At Uber’s five-year anniversary party in June, there was one long-limbed man who towered above the crowd and didn’t quite fit with the sea of investors, employees and press — San Francisco Supervisor Scott Wiener. He seemed to be the only politician on hand to celebrate the ride-hailing company’s flashy anniversary. Likewise, weeks later he appeared to be the only government representative to stop by Lyft’s anniversary happy hour.
“I was invited and I went to both,” he said when I asked why he was there.
Wiener is downplaying his significance. As the chair of the San Francisco County Transportation Authority, he’s had a hand in smoothing over Lyft and Uber’s relationships with the local government from their earliest days. He even got a shout-out from Uber co-founder Garrett Camp, who publicly thanked Wiener for attending the anniversary party.
Wiener is currently battling for a seat in the state Senate, with the hopes of changing transportation policy at a higher level. We sat down with him to talk about whether Uber and Lyft are hurting public transit, where they need to get their act together and whether he’s Team Uber or Team Lyft.
Why did you decide to take on transit as one of your big issues in local government?
It’s my main way of getting around, I’ve been a daily Muni rider for 18 years now since I moved here in ‘97. I see what happens personally when transit works and doesn’t work — what it means for a city and a region when you’re growing by leaps and bounds and congestion is getting worse and your transit systems are ancient and don’t have the capacity to keep up with the growth.
Would you say you’re a champion of the ride-hailing companies?
I always try to get a cab first, and if I can’t, then I go get a ride-share. I support ride-sharing. They’ve been indispensable to the growth of the city.
Could the cheaper carpooling versions of the products, Lyft Line and UberPool, replace public transit? Are they Muni’s savior or its destruction?
UberPool and Lyft Line makes ride-sharing accessible to a lot more people of moderate income or lower income. It also addresses one of our challenges around late-night transportation. We’re trying to improve transit at night, but it’s never going to be as good as during the day. For workers getting off late with lots of cash, to have UberPool or Lyft Line where they pay four to five dollars, they can do that every night.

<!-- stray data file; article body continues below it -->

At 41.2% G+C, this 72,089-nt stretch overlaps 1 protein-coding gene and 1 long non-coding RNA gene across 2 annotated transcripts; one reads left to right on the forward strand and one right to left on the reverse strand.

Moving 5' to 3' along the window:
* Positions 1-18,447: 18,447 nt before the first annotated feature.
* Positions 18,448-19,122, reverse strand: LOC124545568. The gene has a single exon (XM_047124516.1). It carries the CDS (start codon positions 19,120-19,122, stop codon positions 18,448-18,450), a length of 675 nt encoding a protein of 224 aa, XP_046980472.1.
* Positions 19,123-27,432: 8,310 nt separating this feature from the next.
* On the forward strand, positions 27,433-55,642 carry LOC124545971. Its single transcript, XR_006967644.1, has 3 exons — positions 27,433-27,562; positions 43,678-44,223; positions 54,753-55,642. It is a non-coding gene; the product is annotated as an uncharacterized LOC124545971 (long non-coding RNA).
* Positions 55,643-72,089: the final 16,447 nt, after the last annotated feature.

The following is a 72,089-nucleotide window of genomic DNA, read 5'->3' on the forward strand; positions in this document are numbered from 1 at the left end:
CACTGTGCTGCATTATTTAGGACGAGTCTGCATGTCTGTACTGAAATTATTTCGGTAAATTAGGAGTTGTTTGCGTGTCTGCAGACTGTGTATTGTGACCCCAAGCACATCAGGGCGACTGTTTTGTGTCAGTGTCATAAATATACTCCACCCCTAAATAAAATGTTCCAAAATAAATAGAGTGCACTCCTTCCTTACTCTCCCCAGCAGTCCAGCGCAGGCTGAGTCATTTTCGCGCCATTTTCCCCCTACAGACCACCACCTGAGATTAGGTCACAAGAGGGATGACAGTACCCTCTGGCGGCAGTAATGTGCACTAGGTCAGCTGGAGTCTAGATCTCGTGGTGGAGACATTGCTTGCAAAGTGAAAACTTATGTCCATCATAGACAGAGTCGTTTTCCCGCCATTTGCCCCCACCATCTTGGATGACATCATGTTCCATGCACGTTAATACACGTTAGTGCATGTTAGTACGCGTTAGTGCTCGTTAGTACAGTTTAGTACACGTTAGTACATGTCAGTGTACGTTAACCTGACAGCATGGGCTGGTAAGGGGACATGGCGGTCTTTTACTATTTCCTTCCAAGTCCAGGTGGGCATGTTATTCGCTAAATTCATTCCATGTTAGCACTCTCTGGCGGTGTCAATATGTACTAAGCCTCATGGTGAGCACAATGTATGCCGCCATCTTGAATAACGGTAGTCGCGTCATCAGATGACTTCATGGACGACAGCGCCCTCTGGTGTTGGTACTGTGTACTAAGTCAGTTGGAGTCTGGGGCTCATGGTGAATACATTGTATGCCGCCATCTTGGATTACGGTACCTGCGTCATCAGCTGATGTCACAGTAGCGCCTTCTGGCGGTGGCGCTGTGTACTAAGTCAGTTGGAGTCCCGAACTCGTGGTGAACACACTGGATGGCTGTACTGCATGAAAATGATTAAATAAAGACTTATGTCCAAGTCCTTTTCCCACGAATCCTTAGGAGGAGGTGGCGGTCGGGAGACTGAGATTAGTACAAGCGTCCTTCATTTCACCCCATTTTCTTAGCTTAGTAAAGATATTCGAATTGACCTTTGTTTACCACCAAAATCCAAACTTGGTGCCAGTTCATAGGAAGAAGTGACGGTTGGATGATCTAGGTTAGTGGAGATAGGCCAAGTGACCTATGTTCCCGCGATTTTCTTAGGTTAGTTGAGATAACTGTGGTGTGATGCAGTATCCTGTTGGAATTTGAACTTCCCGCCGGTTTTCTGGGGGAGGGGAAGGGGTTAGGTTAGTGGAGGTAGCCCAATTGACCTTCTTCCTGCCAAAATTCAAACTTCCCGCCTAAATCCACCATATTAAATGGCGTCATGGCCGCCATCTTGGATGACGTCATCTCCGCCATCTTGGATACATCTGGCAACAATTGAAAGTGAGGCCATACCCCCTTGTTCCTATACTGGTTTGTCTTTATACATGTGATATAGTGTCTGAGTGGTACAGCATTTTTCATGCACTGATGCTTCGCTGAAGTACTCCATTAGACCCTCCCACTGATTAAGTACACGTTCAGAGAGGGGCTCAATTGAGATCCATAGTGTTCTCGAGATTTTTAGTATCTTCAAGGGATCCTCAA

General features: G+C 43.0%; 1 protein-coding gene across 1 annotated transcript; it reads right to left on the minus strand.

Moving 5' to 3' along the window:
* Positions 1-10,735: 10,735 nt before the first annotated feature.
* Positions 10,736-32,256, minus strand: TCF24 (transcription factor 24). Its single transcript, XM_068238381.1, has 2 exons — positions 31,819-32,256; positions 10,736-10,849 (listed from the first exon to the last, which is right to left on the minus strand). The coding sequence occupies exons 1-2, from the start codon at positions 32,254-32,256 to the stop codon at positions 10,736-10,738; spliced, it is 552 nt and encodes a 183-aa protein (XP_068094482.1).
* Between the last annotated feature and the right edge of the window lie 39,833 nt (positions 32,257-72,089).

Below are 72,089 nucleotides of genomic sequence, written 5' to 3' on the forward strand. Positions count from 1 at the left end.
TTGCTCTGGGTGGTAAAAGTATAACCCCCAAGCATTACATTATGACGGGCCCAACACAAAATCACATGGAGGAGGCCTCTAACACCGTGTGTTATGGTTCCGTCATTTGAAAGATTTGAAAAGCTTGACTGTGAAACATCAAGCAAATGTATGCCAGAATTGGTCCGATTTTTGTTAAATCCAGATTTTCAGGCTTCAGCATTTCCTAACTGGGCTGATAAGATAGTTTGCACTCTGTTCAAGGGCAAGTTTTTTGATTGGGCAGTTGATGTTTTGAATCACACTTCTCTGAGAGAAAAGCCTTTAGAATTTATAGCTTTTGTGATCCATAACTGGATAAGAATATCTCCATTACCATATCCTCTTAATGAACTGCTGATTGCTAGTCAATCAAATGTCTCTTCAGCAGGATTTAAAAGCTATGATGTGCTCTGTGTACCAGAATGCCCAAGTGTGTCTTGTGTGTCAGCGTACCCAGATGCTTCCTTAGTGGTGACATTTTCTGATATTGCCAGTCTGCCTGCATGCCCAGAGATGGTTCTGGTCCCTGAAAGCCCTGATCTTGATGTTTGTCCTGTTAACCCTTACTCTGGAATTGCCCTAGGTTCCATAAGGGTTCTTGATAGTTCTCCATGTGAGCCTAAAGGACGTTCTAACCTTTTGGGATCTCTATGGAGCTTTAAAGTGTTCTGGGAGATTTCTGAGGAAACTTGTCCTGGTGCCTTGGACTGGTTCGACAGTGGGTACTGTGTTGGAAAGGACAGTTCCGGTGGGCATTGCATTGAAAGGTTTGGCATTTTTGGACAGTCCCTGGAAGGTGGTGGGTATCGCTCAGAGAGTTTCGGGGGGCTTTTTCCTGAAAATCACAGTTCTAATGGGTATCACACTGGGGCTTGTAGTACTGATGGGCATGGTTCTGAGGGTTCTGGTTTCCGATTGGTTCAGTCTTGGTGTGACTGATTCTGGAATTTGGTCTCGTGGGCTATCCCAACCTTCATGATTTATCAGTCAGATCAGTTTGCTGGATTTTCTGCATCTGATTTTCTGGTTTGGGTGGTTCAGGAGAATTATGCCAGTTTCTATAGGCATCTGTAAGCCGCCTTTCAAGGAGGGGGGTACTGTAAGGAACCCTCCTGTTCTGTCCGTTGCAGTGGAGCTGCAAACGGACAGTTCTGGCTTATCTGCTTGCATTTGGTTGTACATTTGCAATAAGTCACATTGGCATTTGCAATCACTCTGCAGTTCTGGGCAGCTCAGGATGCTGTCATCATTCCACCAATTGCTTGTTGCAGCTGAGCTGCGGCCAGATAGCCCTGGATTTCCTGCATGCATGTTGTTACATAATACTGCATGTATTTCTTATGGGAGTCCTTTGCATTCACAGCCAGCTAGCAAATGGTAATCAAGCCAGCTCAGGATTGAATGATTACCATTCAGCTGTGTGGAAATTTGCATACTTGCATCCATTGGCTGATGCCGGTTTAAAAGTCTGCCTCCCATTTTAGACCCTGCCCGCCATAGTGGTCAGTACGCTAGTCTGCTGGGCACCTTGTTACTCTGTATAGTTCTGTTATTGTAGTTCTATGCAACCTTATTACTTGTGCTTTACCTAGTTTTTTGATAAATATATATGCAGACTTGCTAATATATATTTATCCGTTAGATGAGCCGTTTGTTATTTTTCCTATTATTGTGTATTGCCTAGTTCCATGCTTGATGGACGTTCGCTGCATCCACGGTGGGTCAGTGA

What would SF transit look like now if Uber and Lyft hadn’t come along?
I think we would have much worse congestion and parking problems because more people would feel the need to have their car around with them. It would be really bad because with population growth at this point today, it would be almost impossible to get a cab.
I think you were the only local politician at Uber’s five-year anniversary and Lyft’s first-ever cocktail hour for press. Why?
I can’t say why other people weren’t there. I go to small businesses in my district, I think it’s important for us to be connected to businesses that are employing people.
If you could change one thing about the way ride-share companies do business, what would it be?
It’s challenging for people to know what the cost is going to be. That’s true for cabs too, but at least it’s a fixed structure. Even if they tell you ahead of time it’s surge pricing, it’s hard to know. I do want to get a handle on the regulation of these services. We want them to be legitimized and part of our transportation system and economy, but we’re in a period of flux, whether it’s labor standards or background checks or other regulatory issues that I think will be resolved.
Is that why you’re running for state Senate?
If you look at the work I do at the board, it centers around sustainability, housing, transportation, looking at the future of sustainability of the city and the region. A lot of that work is happening at a much bigger level in Sacramento. So much of what is happening locally is dramatically impacted by the decisions in Sacramento.
Who is funding your Senate run? Are Uber and Lyft backing you?
Our first disclosure is next January. Unfortunately there is no public financing for state races.
Last question: Are you Team Lyft or Team Uber?
I’ll plead the Fifth.
This article originally appeared on Recode.net.